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Home arrow News arrow Local News arrow Friends, community, Guard salute Bill Carey

Friends, community, Guard salute Bill Carey

SOLEMN SOUND: Bagpipers Alexander B. Mich and Ronald Tl. Baker played "Amazing Grace" at the funeral of Maj. Gen. (Ret.) Willard K. Carey. They are members of the Oregon State Defense Force Bagpipe Band. (Observer photo/KELLY WARD).
SOLEMN SOUND: Bagpipers Alexander B. Mich and Ronald Tl. Baker played "Amazing Grace" at the funeral of Maj. Gen. (Ret.) Willard K. Carey. They are members of the Oregon State Defense Force Bagpipe Band. (Observer photo/KELLY WARD).

By T.L. Petersen

Observer Staff Writer

As nearly 500 people slowly moved away from Saturdays memorial service for Maj. Gen. (Ret.) Willard K. Carey at La Grandes National Guard Armory, a chilly strand of spring wind flitted across the buildings roof and lifted the American flag, hung at half-mast, out into a last salute.

It seemed fitting, somehow, that the wind wasnt gusty enough to lift all the flags, hung on light poles. Just the main flag the flag in the leadership position.

Filling the gymnasium, and then moving outside to complete the ceremony with full military honors, Bill Careys family, friends, military staff and fellow attorneys said farewell to the man described again and again as a family man and the perfect example of a citizen-soldier.

Carey, a La Grande native, civic leader and National Guard leader, died May 19 from lung cancer. He was 71.

He was a great Oregonian, a great teacher, a great military man, a great family man and a great citizen-soldier, said Maj. Gen. Alexander Burgin, adjutant general of the Oregon National Guard, as he opened the ceremonies.

But Carey was many things to many people, a theme of those speaking Saturday. During the homily, Rev. Susan Verner Smith-Allan of St. Peters Episcopal Church recalled that in his last days, Careys wife had brought a bouquet of roses into his room. Smith-Allen recalled that he asked his family if they saw the roses see in them the love, beauty, grace and power of our Lord he told them. By Gods grace, Smith-Allen said, he was an honorable man.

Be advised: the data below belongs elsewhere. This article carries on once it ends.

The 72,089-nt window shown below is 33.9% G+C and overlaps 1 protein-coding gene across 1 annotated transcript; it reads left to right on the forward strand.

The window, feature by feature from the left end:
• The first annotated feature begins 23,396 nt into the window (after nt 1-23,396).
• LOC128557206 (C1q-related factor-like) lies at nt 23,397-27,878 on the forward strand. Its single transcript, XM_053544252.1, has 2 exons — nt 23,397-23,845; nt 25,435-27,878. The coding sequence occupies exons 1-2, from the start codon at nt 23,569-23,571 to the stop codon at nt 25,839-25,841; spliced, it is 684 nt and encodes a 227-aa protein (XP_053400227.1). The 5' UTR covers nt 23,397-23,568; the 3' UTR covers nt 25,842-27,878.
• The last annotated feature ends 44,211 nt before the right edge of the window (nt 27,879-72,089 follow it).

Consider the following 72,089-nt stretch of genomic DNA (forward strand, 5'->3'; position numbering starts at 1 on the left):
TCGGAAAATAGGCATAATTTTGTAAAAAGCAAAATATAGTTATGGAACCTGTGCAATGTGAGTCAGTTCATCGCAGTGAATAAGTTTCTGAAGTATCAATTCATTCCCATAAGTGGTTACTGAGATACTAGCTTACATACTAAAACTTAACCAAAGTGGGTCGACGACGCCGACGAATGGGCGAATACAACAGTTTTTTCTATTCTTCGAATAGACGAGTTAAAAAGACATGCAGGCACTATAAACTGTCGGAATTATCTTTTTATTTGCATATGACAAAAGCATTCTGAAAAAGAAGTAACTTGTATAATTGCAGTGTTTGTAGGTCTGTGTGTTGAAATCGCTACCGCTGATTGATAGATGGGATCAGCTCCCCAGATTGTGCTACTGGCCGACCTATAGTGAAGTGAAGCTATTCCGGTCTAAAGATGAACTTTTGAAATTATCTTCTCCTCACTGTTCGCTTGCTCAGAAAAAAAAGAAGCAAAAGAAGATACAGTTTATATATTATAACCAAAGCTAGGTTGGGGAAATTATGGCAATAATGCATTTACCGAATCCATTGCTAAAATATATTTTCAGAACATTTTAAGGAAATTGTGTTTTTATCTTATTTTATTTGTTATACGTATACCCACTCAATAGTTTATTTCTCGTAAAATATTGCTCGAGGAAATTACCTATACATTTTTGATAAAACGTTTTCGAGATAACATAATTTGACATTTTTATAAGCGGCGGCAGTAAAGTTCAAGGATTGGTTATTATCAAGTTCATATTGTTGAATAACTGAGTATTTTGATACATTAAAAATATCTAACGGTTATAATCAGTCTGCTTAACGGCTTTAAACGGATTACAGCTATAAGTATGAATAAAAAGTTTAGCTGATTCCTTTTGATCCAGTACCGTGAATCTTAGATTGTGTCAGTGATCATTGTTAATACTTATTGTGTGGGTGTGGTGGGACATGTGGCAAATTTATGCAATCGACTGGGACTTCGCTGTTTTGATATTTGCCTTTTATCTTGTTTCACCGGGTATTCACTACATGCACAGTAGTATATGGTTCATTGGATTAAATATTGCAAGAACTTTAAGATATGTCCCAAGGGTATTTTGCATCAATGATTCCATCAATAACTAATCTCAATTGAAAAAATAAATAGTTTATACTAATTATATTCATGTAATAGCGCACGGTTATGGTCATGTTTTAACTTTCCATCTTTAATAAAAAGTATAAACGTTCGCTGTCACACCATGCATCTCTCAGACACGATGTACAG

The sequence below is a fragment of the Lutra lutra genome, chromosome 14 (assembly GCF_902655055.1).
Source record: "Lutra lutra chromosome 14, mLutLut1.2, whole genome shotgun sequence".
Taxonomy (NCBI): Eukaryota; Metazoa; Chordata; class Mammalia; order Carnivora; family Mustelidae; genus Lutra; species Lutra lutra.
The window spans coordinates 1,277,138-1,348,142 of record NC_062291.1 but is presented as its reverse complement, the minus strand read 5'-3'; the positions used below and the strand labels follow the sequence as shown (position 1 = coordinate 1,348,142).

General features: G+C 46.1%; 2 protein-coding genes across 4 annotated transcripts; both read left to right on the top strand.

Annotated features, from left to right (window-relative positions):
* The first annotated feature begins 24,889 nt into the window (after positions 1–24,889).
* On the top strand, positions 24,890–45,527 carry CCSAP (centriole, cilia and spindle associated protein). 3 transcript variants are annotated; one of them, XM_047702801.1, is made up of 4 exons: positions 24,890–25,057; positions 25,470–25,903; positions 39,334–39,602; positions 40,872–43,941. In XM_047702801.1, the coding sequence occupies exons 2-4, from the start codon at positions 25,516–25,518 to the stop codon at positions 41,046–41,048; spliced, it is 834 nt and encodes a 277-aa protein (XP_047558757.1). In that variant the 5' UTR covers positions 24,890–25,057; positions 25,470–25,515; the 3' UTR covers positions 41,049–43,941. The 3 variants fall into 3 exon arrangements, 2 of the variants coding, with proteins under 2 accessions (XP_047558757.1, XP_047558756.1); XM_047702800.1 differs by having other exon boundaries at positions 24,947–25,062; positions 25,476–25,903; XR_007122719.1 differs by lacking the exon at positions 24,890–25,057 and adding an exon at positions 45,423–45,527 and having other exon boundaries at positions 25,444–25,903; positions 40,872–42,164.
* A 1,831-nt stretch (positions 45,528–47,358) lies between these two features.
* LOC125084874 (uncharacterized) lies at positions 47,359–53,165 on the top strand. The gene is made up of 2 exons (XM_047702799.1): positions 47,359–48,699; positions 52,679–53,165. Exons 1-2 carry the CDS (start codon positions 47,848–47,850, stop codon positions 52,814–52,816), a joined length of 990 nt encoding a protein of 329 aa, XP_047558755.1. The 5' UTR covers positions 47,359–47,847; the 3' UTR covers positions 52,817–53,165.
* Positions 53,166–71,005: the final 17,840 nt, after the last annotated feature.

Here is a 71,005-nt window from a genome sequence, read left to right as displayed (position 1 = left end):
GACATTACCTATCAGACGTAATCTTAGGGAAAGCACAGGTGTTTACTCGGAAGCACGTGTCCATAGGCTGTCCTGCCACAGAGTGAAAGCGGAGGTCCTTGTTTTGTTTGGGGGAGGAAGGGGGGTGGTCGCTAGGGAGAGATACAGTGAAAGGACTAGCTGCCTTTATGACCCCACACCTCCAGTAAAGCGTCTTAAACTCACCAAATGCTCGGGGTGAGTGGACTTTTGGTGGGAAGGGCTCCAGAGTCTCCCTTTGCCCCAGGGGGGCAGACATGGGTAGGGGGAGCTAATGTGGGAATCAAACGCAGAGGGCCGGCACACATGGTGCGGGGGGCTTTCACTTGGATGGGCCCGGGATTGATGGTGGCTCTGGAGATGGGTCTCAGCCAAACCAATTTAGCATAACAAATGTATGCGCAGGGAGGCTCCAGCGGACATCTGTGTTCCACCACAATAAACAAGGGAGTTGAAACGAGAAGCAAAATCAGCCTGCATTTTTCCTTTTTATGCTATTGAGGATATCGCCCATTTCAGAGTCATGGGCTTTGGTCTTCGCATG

Maj. Gen. Raymond Rees, vice-chief of the National Guard Bureau from Washington, D.C., and originally from Helix, said Carey enjoyed everyone, and everyone enjoyed him. He was comfortable at every level, and a leader at every level.

Carey had an uncanny ability to see the needs of the future, Rees said, remembering that for several decades those in the ranks of the local and regional National Guard thought that postings and assignments seemed to be made using a Ouija board. As it turned out, Carey was behind those decisions, often planning and shaping careers and events far into the future regarding the National Guard, said Rees, who had led the Oregon National Guard until his appointment in Washington, D.C.

He had a deep-down goodness. He was a born leader and a steadfast friend, added retired Brig. Gen. Wallace P. Carson Jr., chief justice of the Oregon Supreme Court. When I close my eyes, Ill see his smile.

Careys brother, Robert Hopkins Carey of Lake Oswego, ended the celebration of life portion of the ceremony, focusing, between pauses to wipe his eyes and catch his breath, on the family man he saw surrounded by his wife and children during his final battle with cancer.

To the haunting sounds of a pair of bagpipers playing Amazing Grace, the military honors began outside the armory. First a prayer, and then a 21-gun salute by members of the Adjutant Generals Select Honor Guard from Salem brought everyone to attention. Nearly absolute silence paid tribute to Carey as retired Chief Warrant Officer Earl Barton of Portland played Taps, ending as jets from the 142nd Fighter Wing of the Oregon Air National Guard out of Portland flew into sight from the Wallowas and disappeared over the Blue Mountains.

A final resting place for Carey is still to be determined and will be announced at a later time.

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